The narrator is in London to interview for an engineering job, and cannot find the hotel he was advised to stay at. He's stumbled into Blanche's shop for an ice but the ice machine is broken. He spends the night in Blanche's arms, gets the job the next day and then returns home to marry Hilda, his fiance. Despite Hilda, our narrator cannot stay away from Blanche. He abandons Hilda, he abandons the prestigious engineering firm, and he abandons his family and friends to live above Blanche's shop until he is eventually abandoned by Blanche. If I was to compare "The Kimono" to a Chekhov story, I'd point to "Three Years," maybe.


  1. I love H. E. Bates! He's in my list of writers whose books I have found worth rereading. And I love "Elephant's Nest in a Rhubarb Tree," the book you read. I only own that one and another New Directions collection called "Love in a Wych Elm and Other Stories." Oh, and a book about stories--"The Modern Short Story"--which I read long ago and found interesting at the time though don't remember it well.

    You can tell that he loves going on long walks in the Midlands and looking at charming things he finds in streams and woods--and looking at rural people and thinking about how children see the world. I ought to read more of him. There are volumes of war stories and just such a mass of work; he was so happily productive.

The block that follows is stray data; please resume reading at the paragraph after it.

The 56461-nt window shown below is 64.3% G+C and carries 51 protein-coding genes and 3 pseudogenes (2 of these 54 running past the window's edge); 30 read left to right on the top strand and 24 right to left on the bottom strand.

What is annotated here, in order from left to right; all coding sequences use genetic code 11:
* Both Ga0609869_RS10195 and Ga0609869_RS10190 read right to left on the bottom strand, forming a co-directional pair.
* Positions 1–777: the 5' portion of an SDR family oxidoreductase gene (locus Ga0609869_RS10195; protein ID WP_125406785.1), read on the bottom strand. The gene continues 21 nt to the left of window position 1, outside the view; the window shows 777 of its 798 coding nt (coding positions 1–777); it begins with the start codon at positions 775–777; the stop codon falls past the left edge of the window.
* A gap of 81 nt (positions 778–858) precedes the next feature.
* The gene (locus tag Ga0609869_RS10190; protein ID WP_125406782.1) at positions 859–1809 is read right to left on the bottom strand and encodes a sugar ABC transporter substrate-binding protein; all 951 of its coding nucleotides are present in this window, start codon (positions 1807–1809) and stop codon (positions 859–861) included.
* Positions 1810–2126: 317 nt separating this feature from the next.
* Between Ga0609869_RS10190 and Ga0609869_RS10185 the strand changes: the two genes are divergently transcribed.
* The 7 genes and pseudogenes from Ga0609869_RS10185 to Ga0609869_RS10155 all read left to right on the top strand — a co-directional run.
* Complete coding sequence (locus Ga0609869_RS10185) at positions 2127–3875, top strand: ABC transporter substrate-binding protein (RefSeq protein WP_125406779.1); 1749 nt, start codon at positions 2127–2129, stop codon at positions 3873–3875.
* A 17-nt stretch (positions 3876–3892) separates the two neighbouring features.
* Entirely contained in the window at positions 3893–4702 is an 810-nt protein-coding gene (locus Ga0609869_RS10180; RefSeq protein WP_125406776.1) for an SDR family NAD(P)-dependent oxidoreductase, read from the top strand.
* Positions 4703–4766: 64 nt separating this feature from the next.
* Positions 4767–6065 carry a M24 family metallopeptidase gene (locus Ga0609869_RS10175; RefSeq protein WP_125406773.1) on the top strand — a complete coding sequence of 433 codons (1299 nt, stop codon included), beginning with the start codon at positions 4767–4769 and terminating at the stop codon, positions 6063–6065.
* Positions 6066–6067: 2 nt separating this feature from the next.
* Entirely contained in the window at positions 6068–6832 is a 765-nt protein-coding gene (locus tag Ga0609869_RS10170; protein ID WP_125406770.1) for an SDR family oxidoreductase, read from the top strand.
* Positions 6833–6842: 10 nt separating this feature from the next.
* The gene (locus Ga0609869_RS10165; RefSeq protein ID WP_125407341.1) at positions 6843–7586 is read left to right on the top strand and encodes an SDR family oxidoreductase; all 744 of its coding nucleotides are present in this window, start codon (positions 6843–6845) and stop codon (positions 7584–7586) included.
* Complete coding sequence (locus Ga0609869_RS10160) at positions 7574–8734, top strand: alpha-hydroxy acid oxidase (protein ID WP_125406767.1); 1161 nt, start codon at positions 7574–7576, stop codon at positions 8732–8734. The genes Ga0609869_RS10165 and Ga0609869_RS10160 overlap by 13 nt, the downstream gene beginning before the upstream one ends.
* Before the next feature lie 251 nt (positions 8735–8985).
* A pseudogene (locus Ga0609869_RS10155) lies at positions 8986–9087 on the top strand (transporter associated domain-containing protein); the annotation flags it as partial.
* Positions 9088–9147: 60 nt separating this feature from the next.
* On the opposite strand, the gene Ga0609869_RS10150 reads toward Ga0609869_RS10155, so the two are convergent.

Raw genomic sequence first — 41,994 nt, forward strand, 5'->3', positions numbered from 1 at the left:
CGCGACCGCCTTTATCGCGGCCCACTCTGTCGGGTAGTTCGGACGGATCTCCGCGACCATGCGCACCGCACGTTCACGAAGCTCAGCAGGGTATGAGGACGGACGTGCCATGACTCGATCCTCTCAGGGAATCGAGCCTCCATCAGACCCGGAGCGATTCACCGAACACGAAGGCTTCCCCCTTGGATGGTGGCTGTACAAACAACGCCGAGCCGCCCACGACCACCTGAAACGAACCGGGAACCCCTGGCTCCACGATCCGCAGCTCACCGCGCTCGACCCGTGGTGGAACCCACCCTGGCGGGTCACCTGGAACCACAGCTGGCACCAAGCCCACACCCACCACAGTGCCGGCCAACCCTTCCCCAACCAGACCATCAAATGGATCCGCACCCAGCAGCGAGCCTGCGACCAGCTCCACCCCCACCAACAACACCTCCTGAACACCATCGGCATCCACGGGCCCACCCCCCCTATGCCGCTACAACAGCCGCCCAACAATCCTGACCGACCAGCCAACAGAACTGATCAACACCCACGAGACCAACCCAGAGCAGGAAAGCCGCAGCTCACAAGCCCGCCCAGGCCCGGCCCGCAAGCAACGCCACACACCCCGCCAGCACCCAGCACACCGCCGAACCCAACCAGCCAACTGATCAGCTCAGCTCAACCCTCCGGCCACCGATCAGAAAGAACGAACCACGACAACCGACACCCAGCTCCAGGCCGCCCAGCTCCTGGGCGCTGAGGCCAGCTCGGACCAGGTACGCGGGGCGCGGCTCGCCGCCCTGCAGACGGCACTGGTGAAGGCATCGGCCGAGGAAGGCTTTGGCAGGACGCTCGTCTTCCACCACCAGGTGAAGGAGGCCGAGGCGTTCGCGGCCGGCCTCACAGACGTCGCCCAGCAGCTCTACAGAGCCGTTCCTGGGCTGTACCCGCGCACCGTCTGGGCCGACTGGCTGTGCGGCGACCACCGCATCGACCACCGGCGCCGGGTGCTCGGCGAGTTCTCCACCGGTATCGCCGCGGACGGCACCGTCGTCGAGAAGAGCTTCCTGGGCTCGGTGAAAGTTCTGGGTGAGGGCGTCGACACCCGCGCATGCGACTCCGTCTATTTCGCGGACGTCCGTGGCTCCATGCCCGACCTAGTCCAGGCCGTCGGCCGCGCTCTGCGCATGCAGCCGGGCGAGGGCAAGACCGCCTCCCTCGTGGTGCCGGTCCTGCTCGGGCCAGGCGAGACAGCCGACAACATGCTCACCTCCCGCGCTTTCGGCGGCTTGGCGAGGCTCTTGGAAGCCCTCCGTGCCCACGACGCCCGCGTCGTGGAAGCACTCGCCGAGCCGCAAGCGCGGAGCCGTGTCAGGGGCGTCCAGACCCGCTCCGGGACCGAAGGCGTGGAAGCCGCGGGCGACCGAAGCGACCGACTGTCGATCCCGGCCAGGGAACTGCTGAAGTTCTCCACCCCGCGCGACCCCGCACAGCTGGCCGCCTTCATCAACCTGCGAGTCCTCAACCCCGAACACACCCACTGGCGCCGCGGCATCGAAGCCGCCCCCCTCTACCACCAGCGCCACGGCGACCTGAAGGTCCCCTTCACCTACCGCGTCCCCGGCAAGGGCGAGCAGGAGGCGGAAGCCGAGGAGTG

You know, Graham Greene thought that the best of H. E. Bates equalled Chekov.

    Of course, he is well known now because of the BBC versions of some of the novels and stories....

    1. p. s. I suppose this is counter-intuitive, but he reminds me of the Cornish poet Charles Causley. They seem temperamentally kindred, and they both wrote about war and children and nature, etc.

    2. His nature writing reminds me of Thomas Mann's A Man and His Dog: the attention to details, the joys of being surrounded by living things.

      I've been wishing lately that I could discover a new writer I enjoy who has a very large catalogue. Maybe Bates is that writer.

    3. Mmm, please read him all and tell what is the best!